GOP senators: Let's give veterans a ‘choice card’ for medical care


Sen. John McCainJohn Sidney McCainBiden: A good coach knows when to change up the team These Senate seats are up for election in 2022 Redistricting reform key to achieving the bipartisanship Americans claim to want MORE (R-Ariz.) on Tuesday introduced legislation that would grant veterans the flexibility to seek treatment at private healthcare providers.

The measure, dubbed the Veterans Choice Act, “squarely addresses the root causes” of the troubles plaguing the Veterans Affairs Department, McCain said at a press conference.


The bill would allow veterans who cannot schedule an appointment with a VA doctor in a “timely fashion” to see a private healthcare provider within a 40-mile radius by using their “choice card,” according to McCain.

The measure would grant the next VA chief the power to remove any top executive based on job performance. The secretary would then have to provide Congress with an explanation as to why an employee was removed, McCain said.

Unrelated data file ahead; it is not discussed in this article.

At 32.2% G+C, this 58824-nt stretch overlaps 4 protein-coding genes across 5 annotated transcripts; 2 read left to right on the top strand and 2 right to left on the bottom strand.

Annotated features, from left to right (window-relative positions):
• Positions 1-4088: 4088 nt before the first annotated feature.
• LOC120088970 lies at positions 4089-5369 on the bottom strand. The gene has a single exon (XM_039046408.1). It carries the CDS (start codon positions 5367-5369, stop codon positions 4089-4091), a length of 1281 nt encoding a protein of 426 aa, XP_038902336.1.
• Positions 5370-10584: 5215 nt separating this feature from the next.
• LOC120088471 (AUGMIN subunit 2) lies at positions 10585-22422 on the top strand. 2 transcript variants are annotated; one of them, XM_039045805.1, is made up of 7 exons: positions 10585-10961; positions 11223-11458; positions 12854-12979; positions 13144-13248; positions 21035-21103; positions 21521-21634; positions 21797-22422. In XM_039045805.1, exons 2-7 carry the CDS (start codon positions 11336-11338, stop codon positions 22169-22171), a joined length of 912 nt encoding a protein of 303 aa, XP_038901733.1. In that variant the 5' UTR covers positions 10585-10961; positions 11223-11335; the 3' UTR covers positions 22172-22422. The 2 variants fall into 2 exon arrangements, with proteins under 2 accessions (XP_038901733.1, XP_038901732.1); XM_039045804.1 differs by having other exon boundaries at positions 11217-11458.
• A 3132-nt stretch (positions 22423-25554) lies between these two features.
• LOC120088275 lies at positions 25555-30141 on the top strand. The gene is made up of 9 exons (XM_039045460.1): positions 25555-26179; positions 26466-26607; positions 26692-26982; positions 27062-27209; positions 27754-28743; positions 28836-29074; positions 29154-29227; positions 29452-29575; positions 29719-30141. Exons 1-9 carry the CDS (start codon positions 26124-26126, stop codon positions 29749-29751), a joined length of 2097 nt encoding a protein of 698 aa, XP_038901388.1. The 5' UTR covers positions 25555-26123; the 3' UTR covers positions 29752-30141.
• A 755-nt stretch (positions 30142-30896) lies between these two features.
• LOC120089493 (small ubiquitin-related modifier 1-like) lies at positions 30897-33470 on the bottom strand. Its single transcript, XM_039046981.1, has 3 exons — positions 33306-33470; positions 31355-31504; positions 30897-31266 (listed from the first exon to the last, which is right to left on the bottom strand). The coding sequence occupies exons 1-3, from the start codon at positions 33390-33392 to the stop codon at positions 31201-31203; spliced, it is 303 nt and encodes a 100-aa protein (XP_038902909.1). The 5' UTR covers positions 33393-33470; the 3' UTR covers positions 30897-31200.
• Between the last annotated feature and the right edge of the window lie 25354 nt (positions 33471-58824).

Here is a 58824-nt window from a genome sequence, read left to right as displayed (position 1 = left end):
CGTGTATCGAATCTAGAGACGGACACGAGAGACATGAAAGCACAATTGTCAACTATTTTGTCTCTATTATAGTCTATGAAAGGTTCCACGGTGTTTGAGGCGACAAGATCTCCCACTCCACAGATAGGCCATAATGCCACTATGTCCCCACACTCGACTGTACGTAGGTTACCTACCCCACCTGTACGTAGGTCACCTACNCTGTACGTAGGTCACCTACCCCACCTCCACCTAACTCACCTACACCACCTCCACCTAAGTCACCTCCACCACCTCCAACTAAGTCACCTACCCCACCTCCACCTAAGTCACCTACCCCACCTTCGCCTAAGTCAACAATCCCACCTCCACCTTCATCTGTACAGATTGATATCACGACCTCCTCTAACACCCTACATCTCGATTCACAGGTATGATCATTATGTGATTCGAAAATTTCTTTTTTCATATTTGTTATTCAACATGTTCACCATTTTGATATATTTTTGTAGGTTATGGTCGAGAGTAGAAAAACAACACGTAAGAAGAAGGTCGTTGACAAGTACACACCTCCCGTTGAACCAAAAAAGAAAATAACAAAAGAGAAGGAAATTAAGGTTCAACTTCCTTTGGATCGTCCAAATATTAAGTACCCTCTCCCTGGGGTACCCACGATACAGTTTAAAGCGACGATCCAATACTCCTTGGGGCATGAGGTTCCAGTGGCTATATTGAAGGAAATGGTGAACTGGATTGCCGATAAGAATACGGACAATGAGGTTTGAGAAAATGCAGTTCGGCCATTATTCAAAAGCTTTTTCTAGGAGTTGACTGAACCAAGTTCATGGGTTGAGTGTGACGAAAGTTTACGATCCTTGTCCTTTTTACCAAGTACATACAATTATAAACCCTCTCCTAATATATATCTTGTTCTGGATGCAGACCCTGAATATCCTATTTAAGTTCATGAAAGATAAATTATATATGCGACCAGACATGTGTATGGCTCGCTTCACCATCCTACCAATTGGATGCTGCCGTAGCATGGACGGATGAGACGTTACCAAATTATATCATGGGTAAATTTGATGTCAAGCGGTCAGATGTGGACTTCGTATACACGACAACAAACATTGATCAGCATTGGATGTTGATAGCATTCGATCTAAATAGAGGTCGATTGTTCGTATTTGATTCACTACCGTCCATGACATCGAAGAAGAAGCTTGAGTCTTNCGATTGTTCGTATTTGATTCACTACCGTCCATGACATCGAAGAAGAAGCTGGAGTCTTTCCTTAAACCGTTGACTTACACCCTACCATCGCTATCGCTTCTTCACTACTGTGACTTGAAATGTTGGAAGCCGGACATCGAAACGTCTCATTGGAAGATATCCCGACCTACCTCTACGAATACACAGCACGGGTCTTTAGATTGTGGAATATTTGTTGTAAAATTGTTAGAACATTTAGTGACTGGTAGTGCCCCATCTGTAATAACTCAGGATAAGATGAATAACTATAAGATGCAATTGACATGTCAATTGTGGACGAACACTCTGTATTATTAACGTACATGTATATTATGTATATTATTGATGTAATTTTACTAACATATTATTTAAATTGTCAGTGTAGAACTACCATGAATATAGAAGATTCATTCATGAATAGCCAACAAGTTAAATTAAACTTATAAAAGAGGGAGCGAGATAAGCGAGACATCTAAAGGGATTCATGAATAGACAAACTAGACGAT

The legislation would also eliminate scheduling and “wait time goals” as factors that determine a VA manager’s job performance.

The legislation is backed by GOP Sens. Jeff Flake (Ariz.), Tom Coburn (Okla.) and Richard Burr (S.C.), the ranking Republican on the Senate Veterans’ Affairs Committee.

Coburn said that the legislation would “sunset” after two years, giving the department “plenty of time” to clean up its act.

The proposal is the latest legislative fix to be put forward after investigators found “systematic” problems at VA clinics that include hiding long wait times for appointments. A VA inspector general interim report found that 1,700 veterans had been left off the patient rolls at one center in Phoenix .

The problems at the VA led Eric Shinseki to resign Friday as head of the department.